A lot of amateur runners face injuries when they first get started because they just get too excited to go too quickly. When it comes to making sure that you’re building a running habit that will keep you moving and not sidelined with injuries, slow and steady wins the race. Keep these tips in mind to avoid many common running issues that pop up with overuse.
Don’t Do Big Mileage Jumps
One of the easiest ways to get injured while running is by doing too much mileage too quickly. Instead of going from not running at all to suddenly running 20 miles a week, make sure that you build up your mileage. Many runners will recommend that you don’t do a jump of more than 10% of your mileage per week, so if you’re currently running around 10 miles a week, the next week you can do 11, then 12.1 miles the week after than, and then 13.3 miles, etc.
If you’re just starting out with running, you should make sure that you’re building up your mileage gradually as well by starting with walking and alternating between walking and running. There are some great couch to 5k programs available for free online that can help you go from not running to being able to run a 5k, or 3.1 miles, in 8 weeks. From there, you can find different running programs to help you increase your mileage safely and listen to your body.
Get the Right Shoes
Running shoes are designed to prevent injury in runners, which is why getting a good pair of shoes dedicated to the kind of running you plan on doing is important. If there is a specialty running store in your area, you should definitely seek out a shoe consultation and fitting with someone who knows a lot about running shoes. They can assess things like how your foot strikes, what your foot’s arch is, and what kind of cushioning you’ll need for your approximate mileage and the type of terrain you’ll be running on. There are different shoes designed for different running surfaces, so if you know you’ll be largely running on roads or trails, make sure to take that into account.
Mix Up Your Route
If you run the same exact route every time you go out for a run, you can end up with injuries because your body is pushing itself on the same exact terrain every day. When you are going over the same hills, turns, and flat stretch every day, you may end up with injuries since you are working the same muscles every time you run. Because of this, you can end up with imbalances that lead to injury.
To find some new running routes, you can start like 48% of consumers: with a Google search. Look for popular running trails near you to find areas where you can run to mix up your usual routine. You don’t have to stop taking your usual route as a whole, but you should make sure that it is just a usual route and not the only route that you ever go on. The app Strava can also be a good resource because it will show different popular segments where you can run.
Incorporate Strength Training
Strength training is one of the best ways to avoid injury. As mentioned in the last point, injuries can be caused by muscle imbalances, and a great way to prevent those imbalances is by incorporating strength training. There are many different strength routines that you can access for free, and you can try out different routines to see what works best for you. If you’re looking for specific exercises, try to find ones that focus on one leg at a time, such as split squats, lunges, or single leg presses. Running is just going from one leg to the other, so in reality you’re only using one leg at a time. Make sure that you use the same exact weight on both sides to make sure that your muscles are as balanced as possible.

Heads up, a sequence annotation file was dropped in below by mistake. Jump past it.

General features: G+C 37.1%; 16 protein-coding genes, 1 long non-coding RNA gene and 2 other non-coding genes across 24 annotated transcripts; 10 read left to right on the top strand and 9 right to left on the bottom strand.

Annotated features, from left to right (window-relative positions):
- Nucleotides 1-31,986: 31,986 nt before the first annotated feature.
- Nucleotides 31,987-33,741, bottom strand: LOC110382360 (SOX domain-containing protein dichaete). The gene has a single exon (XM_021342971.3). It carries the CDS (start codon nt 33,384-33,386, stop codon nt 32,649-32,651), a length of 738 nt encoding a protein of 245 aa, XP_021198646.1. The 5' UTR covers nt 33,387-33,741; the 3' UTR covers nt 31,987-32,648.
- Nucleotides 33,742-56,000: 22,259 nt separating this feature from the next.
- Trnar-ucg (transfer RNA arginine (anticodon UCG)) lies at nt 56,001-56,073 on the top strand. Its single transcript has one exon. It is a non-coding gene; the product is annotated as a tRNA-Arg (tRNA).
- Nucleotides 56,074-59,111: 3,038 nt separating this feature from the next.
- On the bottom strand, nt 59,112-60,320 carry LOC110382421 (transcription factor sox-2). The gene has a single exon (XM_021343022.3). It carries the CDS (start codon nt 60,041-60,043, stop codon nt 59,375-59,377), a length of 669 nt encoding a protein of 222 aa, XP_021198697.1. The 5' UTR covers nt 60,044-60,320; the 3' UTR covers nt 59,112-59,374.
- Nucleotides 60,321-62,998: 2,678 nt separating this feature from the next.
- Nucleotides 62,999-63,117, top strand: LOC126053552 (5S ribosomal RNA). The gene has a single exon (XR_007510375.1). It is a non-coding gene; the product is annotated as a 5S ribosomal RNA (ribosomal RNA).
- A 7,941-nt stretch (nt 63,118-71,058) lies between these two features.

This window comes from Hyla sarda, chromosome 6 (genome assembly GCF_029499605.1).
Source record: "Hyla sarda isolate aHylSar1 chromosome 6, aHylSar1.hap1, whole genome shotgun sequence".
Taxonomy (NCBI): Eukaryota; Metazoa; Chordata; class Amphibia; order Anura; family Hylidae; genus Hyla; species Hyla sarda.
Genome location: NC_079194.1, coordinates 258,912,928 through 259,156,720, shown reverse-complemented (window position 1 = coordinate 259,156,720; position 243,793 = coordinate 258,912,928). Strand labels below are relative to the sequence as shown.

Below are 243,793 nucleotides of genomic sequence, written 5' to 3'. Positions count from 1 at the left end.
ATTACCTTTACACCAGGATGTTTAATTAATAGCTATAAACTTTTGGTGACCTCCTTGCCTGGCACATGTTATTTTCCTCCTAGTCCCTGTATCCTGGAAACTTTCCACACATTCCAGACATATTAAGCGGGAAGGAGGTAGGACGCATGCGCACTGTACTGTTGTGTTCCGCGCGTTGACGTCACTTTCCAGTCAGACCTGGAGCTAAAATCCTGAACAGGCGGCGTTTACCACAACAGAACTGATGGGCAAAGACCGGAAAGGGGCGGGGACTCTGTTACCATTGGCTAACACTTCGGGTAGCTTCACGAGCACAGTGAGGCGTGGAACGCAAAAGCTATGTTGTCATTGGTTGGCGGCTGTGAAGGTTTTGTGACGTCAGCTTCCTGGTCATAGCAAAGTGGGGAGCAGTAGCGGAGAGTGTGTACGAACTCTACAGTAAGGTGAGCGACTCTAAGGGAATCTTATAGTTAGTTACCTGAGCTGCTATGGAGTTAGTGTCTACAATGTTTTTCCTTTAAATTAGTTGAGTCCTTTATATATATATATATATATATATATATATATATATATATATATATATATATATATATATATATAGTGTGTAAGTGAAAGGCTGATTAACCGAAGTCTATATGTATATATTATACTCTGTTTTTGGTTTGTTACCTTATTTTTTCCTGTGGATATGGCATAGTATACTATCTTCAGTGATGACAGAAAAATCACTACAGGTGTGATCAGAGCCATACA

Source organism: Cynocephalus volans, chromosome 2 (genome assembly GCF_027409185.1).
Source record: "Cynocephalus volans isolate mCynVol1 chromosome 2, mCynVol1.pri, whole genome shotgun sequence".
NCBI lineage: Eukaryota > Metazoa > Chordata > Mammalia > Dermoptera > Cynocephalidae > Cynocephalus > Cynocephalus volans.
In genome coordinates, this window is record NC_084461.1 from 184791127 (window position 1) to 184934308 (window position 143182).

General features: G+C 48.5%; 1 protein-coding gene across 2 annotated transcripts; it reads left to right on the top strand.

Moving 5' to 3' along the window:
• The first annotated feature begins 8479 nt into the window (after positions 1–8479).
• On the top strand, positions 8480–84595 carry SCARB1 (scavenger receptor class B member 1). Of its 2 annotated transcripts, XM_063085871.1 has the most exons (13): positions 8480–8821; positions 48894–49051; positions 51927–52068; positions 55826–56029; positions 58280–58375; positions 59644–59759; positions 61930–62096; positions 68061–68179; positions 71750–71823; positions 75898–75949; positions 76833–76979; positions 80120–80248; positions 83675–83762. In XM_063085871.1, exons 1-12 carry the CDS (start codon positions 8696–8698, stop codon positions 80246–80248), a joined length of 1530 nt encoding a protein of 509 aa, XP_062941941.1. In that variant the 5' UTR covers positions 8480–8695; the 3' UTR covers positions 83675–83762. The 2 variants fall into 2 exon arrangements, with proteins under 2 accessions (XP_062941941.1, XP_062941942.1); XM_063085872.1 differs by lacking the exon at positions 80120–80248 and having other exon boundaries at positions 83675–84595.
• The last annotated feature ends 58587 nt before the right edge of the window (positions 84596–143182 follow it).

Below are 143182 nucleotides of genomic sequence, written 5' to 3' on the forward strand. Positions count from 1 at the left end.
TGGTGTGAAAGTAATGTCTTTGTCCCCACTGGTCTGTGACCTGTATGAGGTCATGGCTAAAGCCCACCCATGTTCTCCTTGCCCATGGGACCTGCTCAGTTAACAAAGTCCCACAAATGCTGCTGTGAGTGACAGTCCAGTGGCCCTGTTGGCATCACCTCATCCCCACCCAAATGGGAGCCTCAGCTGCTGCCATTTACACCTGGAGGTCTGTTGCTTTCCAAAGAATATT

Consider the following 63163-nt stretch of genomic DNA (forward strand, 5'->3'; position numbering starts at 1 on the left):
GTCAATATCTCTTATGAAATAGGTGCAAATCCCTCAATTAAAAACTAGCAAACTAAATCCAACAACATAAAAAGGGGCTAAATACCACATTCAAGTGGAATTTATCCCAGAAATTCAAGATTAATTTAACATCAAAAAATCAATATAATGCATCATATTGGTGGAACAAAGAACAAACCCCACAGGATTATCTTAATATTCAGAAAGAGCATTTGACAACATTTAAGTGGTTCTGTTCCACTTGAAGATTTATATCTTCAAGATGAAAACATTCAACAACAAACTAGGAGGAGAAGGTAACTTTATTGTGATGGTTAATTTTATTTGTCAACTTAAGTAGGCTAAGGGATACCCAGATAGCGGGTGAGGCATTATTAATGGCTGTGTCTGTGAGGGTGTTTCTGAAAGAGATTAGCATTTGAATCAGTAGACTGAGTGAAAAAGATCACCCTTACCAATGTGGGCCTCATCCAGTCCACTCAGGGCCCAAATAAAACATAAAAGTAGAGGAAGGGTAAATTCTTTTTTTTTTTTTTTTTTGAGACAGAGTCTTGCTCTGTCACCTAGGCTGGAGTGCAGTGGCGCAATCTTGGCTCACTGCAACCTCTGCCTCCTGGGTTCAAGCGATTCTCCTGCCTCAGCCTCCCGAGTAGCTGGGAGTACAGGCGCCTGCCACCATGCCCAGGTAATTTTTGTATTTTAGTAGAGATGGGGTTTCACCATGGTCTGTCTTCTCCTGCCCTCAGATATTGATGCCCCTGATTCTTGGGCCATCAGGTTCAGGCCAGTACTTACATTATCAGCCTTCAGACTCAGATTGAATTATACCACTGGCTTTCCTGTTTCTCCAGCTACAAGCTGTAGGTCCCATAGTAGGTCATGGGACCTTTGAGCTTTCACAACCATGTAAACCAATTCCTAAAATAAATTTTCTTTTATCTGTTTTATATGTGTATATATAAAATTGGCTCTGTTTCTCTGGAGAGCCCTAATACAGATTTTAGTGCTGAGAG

Stretch After Your Runs
After you’ve gone for a run, you should make sure that you are properly cooling down with some static stretching. There are many great tutorials on YouTube that you can follow along to help you cool down after a run, and once you’ve watched a few of them you can start your own stretching routine. A few good stretches to do after a run include:
- Pigeon pose
- Lizard pose
- Runner’s lunge
- Seated forward fold
- Standing forward fold
- Wide seated forward fold
- Side lunges
- Thread the needle
- Happy baby
All of these poses are helpful in stretching different muscles that can get tight during a run, so try them out after your next run to see how much it can help with how sore and tight you feel the next day.
Get Treatment as Soon as You’re Injured
If you are injured, you should make sure that you see a doctor as soon as possible. A physical therapist can be extremely helpful in helping you recover from a running related injury, especially when you go as soon as you realize there’s an issue. Physical therapy can reduce your medical costs by up to 72% if you use it as a form of prevention from worsening injuries.
If you’re not sure that your injury necessitates a trip to the doctor, you should make sure that you’re practicing RICE, or rest, ice, compression, and elevation. If you feel like your knee is injured, you should elevate it so that it’s above your heart, wrap it tightly with ace bandages or a knee brace, and make sure to ice it to help bring down any inflammation.
Running is a great sport because you can do it anywhere at any time with the proper equipment, but because of that it’s also easy to get injured. Make sure that you’re taking the proper precautions not to injure yourself so that you won’t end up being benched due to a problem with your running.
Have you ever had a running related injury? How did you treat it? Let us know in the comments!